NORTH CHARLESTON, S.C. (WCBD)- Beyond Distilling Company in North Charleston is celebrating after a bill passed the South Carolina Senate that would close the loophole allowing businesses to pay employees with disabilities less than the minimum wage.

The company’s mission is to hire anyone regardless if you are disabled or not. Co-Owner Kerrianne Krause says that the bill being close to becoming law is exciting.

“It’s something we’ve been working on for many years. It’s funny because any time we talk about it, any time you bring up ‘Oh did you know that there’s a loophole in the labor law that says people with intellectual disabilities can make no money or less than minimum wage?’ everybody thought that was insane,’ said Krause.

The loophole gave employers the right to pay people with disabilities less than $7.25 an hour if they can’t perform as well as someone who isn’t disabled.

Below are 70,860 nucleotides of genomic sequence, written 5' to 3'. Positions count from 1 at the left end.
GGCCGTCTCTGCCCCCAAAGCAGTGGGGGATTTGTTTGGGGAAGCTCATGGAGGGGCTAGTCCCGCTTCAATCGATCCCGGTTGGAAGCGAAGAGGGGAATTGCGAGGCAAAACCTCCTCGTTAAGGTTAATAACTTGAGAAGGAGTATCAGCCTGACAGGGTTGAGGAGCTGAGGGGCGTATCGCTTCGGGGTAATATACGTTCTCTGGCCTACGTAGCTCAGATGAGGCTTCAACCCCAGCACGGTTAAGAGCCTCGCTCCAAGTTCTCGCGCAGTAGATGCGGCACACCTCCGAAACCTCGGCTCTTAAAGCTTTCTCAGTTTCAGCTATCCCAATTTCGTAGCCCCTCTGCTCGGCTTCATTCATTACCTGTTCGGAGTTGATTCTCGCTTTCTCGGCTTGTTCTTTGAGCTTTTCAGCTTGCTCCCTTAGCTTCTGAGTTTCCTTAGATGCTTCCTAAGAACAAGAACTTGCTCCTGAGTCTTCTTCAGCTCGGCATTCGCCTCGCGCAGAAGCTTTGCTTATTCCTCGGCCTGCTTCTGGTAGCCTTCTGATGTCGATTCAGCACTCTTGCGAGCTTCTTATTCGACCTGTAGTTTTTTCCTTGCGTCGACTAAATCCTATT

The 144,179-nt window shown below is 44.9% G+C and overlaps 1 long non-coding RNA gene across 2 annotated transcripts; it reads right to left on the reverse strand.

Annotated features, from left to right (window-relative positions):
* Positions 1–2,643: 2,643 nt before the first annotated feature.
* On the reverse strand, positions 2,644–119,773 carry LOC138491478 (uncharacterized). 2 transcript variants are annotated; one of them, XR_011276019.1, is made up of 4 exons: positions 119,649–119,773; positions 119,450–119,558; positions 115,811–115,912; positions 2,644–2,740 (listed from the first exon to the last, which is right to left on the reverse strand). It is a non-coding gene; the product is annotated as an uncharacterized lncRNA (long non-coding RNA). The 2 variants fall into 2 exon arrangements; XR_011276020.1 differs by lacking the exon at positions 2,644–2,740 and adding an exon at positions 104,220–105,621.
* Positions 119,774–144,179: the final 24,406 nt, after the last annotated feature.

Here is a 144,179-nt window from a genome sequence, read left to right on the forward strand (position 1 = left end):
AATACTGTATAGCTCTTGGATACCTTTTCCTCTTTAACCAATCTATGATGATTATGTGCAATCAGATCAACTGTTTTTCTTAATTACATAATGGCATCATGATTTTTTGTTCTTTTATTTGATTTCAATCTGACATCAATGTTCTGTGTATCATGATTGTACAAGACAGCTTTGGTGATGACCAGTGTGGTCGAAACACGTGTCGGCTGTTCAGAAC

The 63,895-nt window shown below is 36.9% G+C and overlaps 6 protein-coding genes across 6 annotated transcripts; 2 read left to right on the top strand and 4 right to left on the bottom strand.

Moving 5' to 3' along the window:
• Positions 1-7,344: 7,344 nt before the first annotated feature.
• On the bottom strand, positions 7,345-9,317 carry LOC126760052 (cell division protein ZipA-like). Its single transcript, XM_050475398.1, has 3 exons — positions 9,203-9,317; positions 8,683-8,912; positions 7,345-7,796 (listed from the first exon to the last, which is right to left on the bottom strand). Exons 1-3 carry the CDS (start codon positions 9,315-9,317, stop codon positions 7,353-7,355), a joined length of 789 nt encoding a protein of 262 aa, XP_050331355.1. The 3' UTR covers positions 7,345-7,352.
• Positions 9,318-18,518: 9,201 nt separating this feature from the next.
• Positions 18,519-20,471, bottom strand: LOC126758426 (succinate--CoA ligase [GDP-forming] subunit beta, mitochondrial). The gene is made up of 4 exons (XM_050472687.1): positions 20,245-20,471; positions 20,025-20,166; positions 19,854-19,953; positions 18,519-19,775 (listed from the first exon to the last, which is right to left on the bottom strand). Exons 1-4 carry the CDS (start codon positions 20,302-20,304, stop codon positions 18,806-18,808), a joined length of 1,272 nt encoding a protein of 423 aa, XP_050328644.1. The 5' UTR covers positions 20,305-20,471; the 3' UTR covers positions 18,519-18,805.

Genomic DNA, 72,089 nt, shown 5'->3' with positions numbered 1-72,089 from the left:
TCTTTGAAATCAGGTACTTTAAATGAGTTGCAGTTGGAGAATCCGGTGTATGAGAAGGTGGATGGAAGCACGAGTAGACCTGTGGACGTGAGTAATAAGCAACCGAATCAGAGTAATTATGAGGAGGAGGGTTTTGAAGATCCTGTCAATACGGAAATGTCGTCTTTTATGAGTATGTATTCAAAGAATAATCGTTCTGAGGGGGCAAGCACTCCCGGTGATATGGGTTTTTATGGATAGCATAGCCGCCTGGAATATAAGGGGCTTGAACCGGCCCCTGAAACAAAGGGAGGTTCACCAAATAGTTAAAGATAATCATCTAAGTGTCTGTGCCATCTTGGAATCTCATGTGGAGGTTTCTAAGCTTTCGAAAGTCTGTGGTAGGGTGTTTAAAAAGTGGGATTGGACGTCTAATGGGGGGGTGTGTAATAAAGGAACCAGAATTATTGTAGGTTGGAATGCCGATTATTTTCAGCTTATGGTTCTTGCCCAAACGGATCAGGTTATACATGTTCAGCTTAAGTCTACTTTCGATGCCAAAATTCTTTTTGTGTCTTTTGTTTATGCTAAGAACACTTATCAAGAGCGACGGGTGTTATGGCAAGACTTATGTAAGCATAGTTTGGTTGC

“There are over a thousand people with disabilities (in South Carolina) who are paid less than minimum wage,” said Kimberly Tissot, the President and CEO of Able South Carolina. “Ending subminimum wage to me is finally justice for South Carolinians with disabilities.”

Governor Henry McMaster now has to sign the bill into law which would be a big step for employees of the company like Zach Spanos.

“Zach has been working with us learning everything for two years now. When we opened up everyone knew what to do and we were ready,” said Krause.

Spanos says that his favorite part about working at the distillery is bottling and labeling the products. He enjoys helping people get better at their job.

According to Able South Carolina, data shows that here is less turnover, less risk and you have a longer serving staff member who performs above average when you hire someone with a disability.

“Businesses in South Carolina really need to take the steps to learning their obligations under the Americans with Disabilities Act, but also learning about the benefits from hiring people with disabilities,’ said Tissot.

Krause wants businesses to start hiring more people with disabilities.

“There are lots of grocery stores and lots of big stores that are trying to lead the way in employing all people,” said Krause, “I just want to tell small businesses and other people that might be apprehensive that it is overall the greatest thing that you can do for your workforce and your business.”